$25 for a top-of-the-line camera. Not bad. Add a couple zeros to that price and you’ll get what many DSLRs are selling for these days.
Kodak has announced that it’ll be shedding even more jobs in an effort to cut costs as it transitions into being a company solely focused on commercial printing and corporate services. Two weeks after announcing the sale of its photographic film business, the company is stating that another 1,000 pink slips will be issued by the end of this year as part of a $330 million cost cutting plan. This is on top of the 2,700 layoff notices already handed out this year, and the new round of cuts will reduce the company’s headcount to 13,400, down from the 145,000 employees it had during its glory days.
It’s a sad day for film photographers: Kodak has announced that it will sell off its camera film business, one of the huge pillars of what made Kodak Kodak in the eyes of consumers around the world. It’s yet another step in the company’s effort to climb out of bankruptcy, which it hopes to do by next year, and transform itself into a commercial printing company.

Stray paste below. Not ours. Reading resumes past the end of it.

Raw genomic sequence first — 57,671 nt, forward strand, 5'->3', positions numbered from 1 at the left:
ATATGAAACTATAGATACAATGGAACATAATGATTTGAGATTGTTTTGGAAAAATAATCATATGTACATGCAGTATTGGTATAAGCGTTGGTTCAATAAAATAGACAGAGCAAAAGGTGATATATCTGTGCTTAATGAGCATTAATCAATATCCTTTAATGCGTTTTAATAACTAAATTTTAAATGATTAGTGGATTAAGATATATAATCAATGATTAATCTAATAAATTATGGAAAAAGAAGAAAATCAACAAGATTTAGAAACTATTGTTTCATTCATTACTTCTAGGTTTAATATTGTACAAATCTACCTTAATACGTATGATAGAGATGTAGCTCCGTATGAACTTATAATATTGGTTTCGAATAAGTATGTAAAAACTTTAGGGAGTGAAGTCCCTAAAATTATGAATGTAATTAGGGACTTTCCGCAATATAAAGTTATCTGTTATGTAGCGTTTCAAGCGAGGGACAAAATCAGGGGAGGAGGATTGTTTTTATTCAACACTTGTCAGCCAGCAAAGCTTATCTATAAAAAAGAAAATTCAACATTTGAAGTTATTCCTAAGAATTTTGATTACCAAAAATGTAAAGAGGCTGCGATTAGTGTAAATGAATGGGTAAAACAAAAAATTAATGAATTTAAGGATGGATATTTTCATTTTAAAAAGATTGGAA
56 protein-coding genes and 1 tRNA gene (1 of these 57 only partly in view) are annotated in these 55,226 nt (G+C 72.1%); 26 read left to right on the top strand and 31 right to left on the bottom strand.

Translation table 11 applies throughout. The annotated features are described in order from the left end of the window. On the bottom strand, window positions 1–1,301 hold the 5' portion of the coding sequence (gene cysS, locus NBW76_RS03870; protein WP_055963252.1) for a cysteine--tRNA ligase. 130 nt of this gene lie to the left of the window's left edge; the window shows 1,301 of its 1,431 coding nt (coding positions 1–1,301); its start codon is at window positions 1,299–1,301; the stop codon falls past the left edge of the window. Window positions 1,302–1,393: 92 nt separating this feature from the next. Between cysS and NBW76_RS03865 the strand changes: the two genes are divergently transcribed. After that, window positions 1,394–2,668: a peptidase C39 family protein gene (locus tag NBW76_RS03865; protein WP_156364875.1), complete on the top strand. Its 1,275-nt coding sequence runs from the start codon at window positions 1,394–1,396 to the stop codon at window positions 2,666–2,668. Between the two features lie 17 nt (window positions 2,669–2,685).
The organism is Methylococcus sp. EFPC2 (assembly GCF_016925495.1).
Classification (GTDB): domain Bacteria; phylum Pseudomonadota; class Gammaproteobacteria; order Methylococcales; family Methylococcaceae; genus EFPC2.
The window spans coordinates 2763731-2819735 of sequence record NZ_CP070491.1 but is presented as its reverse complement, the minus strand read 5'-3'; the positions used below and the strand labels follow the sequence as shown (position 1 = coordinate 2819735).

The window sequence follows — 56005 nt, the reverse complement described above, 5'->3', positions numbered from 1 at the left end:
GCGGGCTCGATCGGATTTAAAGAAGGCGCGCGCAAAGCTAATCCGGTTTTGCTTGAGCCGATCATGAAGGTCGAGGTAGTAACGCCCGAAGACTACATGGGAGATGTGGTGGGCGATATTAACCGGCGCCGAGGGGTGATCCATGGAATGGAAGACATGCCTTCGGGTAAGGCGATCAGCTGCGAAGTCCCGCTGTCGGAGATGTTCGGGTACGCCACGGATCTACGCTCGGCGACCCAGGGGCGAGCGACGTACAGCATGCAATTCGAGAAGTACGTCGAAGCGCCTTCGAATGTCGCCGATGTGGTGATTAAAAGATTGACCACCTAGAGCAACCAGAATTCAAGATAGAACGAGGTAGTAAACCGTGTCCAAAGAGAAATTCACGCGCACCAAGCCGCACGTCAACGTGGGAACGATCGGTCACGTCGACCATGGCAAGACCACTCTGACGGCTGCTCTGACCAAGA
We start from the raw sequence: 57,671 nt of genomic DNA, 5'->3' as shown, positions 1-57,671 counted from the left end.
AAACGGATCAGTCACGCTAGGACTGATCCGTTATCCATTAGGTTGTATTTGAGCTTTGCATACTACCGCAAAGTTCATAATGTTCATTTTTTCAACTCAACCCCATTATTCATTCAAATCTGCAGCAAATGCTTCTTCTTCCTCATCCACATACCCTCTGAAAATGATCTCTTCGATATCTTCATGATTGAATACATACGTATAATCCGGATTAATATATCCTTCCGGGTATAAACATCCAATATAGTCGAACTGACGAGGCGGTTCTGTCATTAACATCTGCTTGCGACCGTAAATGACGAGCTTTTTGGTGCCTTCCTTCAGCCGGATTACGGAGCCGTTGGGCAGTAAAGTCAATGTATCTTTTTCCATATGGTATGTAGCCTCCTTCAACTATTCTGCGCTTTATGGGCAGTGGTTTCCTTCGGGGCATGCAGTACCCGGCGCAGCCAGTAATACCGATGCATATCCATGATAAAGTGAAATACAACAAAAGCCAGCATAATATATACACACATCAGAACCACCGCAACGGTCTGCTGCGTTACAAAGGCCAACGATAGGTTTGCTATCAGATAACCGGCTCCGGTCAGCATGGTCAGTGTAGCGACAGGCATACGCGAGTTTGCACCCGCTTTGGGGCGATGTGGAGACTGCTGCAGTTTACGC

Good news for film photography lovers: Kodak film may be okay for at least a few more years. The company has signed new contracts with four major Hollywood movie studios that will allow it to provide film for movies at least through 2015.
The deadline to put up initial bids for Kodak’s 1,100 patent sale is Monday, and The Wall Street Journal reports that the two biggest contenders, Apple and Google, are forming “coalitions” with other companies in preparation for the all out patent brawl. The last time this happened, an Apple/Microsoft alliance ended up winning the battle against Google, that time over a patent sale by Nortel Networks. Read more…
Kodak’s ongoing request to dole out millions of dollars in bonuses to executives in the midst of its bankruptcy struggles has been met with plenty of criticism, but perhaps none more so than from former employees who are anxiously waiting to see whether their pensions and benefits will be affected. The Wall Street Journal writes,
In letters filed to Kodak’s bankruptcy docket Wednesday, Richard Pignataro and Cecil D. Quillen Jr. said it’s not fair for Kodak to reward executives while they and other former Kodak workers face the risk that the company could seek to trim or modify their benefits.
“To reward people with money that should go to us and for reducing our potential payout is grossly unfair and I ask that you reconsider this bonus plan and most importantly assist us to retain what we worked so hard to earn,” Pignataro wrote in a letter dated July 16.
Kodak’s plan proposes to set aside $8.8 million in cash and deferred stock for 15 “key management employees,” including nine executives, deemed “essential” to Kodak’s ability to successfully restructure.
Ex-Kodak Employees Blast Bonus Plan [WSJ]
Image credit: money cash hoes by RiverRatt3